SOCRadar® Cyber Intelligence Inc. | Top 10 Stealer Logs


May 28, 2024
12 Mins Read

Top 10 Stealer Logs

Stealer logs are a critical concern as they involve the theft of sensitive information from infected systems. These digital threats, primarily aimed at acquiring data such as passwords, credit card details, and cryptocurrency wallets, pose significant risks to both individuals and organizations. As cybercriminals continue to develop more sophisticated methods, understanding and identifying stealer logs becomes essential for enhancing cybersecurity defenses.

SOCRadar’s Threat Hunting allows you to search within stealer logs

SOCRadar’s Threat Hunting allows you to search within stealer logs

Thus, SOCRadar scrutinizes millions of rows of stealer logs data, enabling its users to perform thorough threat hunting. This article will explore the top stealer logs based on SOCRadar’s data. Let’s get started.

1. Redline

Accounts Stolen: 3.1 Million

Redline, written in C++ and C#, is designed to steal a wide array of sensitive information, including passwords, credit card details, cryptocurrency wallets, browser data (such as cookies and history), and system information. Its capabilities are extensive: it captures every keystroke made by the user (keylogging), extracts data from forms filled out by users (form grabbing), and steals credentials for FTP servers and email accounts. Additionally, it can exfiltrate files from the infected system and supports customizable plugins that allow attackers to add new functionalities. Redline is often employed in targeted attacks aimed at specific victims.

Compromised accounts of a machine through RedLine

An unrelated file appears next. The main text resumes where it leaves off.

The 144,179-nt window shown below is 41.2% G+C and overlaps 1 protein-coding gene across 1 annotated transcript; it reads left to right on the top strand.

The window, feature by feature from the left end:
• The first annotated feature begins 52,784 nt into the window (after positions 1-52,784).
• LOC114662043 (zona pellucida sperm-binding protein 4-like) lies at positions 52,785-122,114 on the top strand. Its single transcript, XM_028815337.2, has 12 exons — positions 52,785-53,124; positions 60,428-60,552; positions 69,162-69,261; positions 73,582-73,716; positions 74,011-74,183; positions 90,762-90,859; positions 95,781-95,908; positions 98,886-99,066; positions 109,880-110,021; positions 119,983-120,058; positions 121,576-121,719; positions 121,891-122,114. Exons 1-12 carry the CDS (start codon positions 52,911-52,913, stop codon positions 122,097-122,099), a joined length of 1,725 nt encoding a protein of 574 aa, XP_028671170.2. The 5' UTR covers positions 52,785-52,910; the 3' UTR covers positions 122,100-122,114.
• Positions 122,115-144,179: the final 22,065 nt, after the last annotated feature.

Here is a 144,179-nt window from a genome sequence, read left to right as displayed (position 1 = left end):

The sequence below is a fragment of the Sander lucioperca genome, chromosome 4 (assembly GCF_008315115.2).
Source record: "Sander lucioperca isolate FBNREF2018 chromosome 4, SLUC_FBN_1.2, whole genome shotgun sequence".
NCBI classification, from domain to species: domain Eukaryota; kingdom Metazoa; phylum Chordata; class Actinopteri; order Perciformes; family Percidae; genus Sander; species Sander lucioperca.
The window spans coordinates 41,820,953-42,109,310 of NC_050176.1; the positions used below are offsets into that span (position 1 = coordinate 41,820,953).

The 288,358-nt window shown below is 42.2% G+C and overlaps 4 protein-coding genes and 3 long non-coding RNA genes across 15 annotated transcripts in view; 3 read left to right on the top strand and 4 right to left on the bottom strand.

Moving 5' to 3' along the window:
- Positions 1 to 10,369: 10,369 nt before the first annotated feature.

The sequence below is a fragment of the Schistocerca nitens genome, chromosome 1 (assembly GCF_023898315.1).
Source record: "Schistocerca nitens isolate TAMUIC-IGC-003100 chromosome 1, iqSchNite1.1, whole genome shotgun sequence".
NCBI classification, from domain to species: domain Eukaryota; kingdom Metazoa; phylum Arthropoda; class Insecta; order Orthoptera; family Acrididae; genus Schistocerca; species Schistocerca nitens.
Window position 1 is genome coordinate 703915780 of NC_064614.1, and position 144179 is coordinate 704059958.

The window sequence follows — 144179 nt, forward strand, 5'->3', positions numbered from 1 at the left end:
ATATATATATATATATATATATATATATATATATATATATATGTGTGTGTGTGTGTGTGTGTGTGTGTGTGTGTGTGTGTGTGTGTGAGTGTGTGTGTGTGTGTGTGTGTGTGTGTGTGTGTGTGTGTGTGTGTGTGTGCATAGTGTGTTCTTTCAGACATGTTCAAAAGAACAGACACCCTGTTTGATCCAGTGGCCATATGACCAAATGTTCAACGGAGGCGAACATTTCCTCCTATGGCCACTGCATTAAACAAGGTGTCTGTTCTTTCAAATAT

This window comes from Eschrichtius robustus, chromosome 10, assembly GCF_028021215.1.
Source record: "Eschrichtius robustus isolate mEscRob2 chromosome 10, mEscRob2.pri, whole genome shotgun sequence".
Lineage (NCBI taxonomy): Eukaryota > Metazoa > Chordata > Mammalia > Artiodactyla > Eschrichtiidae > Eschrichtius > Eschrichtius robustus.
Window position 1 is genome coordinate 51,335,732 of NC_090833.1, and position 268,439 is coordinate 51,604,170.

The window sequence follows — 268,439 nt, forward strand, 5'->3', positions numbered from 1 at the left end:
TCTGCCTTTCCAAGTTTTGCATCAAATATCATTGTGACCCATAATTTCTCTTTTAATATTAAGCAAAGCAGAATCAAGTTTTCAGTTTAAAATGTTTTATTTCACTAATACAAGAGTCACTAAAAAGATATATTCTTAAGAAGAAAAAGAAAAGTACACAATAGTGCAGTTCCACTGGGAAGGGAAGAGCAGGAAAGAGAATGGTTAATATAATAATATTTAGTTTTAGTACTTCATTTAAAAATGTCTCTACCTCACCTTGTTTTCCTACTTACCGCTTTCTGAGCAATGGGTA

Compromised accounts of a machine through RedLine

To evade detection by antivirus software, Redline employs various obfuscation techniques, making its code harder to read and analyze. It also incorporates anti-analysis methods to avoid detection by security software, ensuring it can operate stealthily within the infected system.

2. Raccoon

Accounts Stolen: 585,800

Raccoon Stealer, written in C++ and recently in C, is a notorious piece of malware adept at stealing a wide range of sensitive information, including passwords, credit card details, cryptocurrency wallets, browser data (such as cookies and history), and system information. Emerging in 2019, it has been widely recognized and extensively used within the cybercriminal community, available for purchase through a subscription model.

Raccoon Stealer’s capabilities include the theft of web browser data, such as cookies, history, and saved passwords, as well as targeting popular cryptocurrency wallet software to steal digital currencies. It also possesses self-spreading capabilities, enabling it to propagate to other systems within a network.

Website of the Raccoon Stealer

Website of the Raccoon Stealer